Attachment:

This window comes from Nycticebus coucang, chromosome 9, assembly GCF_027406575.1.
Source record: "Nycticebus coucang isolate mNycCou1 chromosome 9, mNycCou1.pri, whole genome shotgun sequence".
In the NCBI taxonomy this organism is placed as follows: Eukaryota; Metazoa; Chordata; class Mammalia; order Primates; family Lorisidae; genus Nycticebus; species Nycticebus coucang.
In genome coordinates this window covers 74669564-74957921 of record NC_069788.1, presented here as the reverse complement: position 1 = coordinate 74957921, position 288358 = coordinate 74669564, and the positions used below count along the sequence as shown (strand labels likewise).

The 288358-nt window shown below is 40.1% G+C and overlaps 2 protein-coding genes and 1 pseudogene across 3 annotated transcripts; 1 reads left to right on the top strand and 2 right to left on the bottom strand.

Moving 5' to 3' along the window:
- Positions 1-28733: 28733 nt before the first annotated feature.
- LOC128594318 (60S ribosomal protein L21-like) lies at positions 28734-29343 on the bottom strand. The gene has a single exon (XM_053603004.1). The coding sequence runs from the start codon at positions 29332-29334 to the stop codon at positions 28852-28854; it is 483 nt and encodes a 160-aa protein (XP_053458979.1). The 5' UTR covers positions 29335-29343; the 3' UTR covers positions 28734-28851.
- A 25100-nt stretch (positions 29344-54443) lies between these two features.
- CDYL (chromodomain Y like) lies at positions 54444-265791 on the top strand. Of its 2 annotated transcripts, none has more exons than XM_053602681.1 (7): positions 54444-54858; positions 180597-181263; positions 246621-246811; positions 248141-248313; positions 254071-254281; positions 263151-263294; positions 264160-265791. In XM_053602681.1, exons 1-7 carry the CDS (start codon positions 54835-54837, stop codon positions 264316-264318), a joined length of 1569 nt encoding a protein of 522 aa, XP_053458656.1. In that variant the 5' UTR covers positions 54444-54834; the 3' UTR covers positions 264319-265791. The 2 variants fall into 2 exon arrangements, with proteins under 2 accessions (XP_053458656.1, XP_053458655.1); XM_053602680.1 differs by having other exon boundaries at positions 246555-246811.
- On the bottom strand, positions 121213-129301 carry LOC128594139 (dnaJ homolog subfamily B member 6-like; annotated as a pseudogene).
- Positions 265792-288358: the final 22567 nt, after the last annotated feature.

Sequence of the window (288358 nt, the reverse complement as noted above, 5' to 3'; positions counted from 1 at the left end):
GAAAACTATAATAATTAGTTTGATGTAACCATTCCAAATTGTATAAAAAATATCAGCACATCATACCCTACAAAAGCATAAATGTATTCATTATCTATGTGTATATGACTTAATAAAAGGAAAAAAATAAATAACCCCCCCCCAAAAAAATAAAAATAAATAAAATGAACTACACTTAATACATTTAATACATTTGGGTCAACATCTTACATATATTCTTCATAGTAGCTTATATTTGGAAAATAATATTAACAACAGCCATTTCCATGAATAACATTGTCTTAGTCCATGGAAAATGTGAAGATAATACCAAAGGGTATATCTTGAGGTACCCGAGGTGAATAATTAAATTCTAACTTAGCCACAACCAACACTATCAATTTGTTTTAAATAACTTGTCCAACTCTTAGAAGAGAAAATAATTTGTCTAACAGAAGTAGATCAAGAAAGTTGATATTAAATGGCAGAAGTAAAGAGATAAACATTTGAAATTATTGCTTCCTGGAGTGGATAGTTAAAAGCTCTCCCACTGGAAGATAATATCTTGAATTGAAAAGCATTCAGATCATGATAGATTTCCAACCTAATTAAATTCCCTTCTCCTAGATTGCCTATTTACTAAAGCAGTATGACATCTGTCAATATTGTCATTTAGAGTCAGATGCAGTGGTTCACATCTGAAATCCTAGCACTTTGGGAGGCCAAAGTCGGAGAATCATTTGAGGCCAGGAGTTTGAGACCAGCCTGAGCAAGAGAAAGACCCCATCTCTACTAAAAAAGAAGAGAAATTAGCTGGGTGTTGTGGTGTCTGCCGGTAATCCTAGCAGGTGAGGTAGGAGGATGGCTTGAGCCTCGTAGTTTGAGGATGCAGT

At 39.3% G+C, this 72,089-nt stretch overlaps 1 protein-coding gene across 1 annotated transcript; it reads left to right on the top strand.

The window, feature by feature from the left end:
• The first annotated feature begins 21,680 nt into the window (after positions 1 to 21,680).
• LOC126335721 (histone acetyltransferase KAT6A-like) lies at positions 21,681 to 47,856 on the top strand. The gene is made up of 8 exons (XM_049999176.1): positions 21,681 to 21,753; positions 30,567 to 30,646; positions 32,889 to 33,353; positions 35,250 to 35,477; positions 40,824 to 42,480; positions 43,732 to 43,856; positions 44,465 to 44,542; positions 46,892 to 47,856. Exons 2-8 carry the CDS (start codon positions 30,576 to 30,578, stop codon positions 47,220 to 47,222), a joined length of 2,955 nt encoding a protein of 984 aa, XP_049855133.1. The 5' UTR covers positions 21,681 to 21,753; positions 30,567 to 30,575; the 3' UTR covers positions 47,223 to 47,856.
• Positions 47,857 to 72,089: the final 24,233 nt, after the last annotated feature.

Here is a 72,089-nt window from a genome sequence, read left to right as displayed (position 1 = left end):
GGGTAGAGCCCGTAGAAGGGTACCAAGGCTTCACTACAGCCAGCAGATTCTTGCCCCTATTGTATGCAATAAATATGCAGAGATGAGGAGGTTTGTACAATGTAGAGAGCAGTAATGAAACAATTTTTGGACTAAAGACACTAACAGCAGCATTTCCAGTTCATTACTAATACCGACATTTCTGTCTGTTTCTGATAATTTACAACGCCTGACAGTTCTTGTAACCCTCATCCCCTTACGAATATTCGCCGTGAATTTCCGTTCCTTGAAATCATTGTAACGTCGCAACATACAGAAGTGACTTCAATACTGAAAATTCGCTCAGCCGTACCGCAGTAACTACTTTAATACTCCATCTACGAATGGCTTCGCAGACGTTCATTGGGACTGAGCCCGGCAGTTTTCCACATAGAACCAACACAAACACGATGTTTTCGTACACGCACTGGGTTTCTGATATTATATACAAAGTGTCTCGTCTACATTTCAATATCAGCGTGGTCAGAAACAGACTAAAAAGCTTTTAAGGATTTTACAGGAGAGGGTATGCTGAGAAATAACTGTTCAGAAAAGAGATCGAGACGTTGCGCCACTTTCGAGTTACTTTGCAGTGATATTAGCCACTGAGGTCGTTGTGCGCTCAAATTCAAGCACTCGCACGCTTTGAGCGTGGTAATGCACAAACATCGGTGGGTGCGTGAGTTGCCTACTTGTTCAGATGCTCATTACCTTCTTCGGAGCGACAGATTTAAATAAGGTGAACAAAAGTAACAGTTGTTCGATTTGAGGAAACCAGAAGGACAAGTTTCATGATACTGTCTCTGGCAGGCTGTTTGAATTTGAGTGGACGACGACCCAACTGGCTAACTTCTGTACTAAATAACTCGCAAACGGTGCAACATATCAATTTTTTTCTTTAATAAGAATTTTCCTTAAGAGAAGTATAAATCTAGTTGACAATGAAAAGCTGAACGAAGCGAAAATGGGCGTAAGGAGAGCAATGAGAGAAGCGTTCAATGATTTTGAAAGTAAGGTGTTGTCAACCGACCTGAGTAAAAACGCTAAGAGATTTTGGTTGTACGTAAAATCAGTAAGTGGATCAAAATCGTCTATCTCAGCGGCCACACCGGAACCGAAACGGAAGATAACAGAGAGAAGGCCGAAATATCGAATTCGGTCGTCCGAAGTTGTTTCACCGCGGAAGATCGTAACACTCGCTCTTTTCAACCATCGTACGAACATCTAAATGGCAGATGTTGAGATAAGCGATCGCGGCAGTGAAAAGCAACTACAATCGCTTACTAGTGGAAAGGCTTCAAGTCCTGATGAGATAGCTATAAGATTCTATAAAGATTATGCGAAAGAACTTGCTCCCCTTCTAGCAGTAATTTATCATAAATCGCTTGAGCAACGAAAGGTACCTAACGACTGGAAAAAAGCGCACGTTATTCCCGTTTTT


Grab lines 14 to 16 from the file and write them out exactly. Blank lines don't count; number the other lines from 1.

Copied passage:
GAAAACTATAATAATTAGTTTGATGTAACCATTCCAAATTGTATAAAAAATATCAGCACATCATACCCTACAAAAGCATAAATGTATTCATTATCTATGTGTATATGACTTAATAAAAGGAAAAAAATAAATAACCCCCCCCCAAAAAAATAAAAATAAATAAAATGAACTACACTTAATACATTTAATACATTTGGGTCAACATCTTACATATATTCTTCATAGTAGCTTATATTTGGAAAATAATATTAACAACAGCCATTTCCATGAATAACATTGTCTTAGTCCATGGAAAATGTGAAGATAATACCAAAGGGTATATCTTGAGGTACCCGAGGTGAATAATTAAATTCTAACTTAGCCACAACCAACACTATCAATTTGTTTTAAATAACTTGTCCAACTCTTAGAAGAGAAAATAATTTGTCTAACAGAAGTAGATCAAGAAAGTTGATATTAAATGGCAGAAGTAAAGAGATAAACATTTGAAATTATTGCTTCCTGGAGTGGATAGTTAAAAGCTCTCCCACTGGAAGATAATATCTTGAATTGAAAAGCATTCAGATCATGATAGATTTCCAACCTAATTAAATTCCCTTCTCCTAGATTGCCTATTTACTAAAGCAGTATGACATCTGTCAATATTGTCATTTAGAGTCAGATGCAGTGGTTCACATCTGAAATCCTAGCACTTTGGGAGGCCAAAGTCGGAGAATCATTTGAGGCCAGGAGTTTGAGACCAGCCTGAGCAAGAGAAAGACCCCATCTCTACTAAAAAAGAAGAGAAATTAGCTGGGTGTTGTGGTGTCTGCCGGTAATCCTAGCAGGTGAGGTAGGAGGATGGCTTGAGCCTCGTAGTTTGAGGATGCAGT

At 39.3% G+C, this 72,089-nt stretch overlaps 1 protein-coding gene across 1 annotated transcript; it reads left to right on the top strand.

The window, feature by feature from the left end: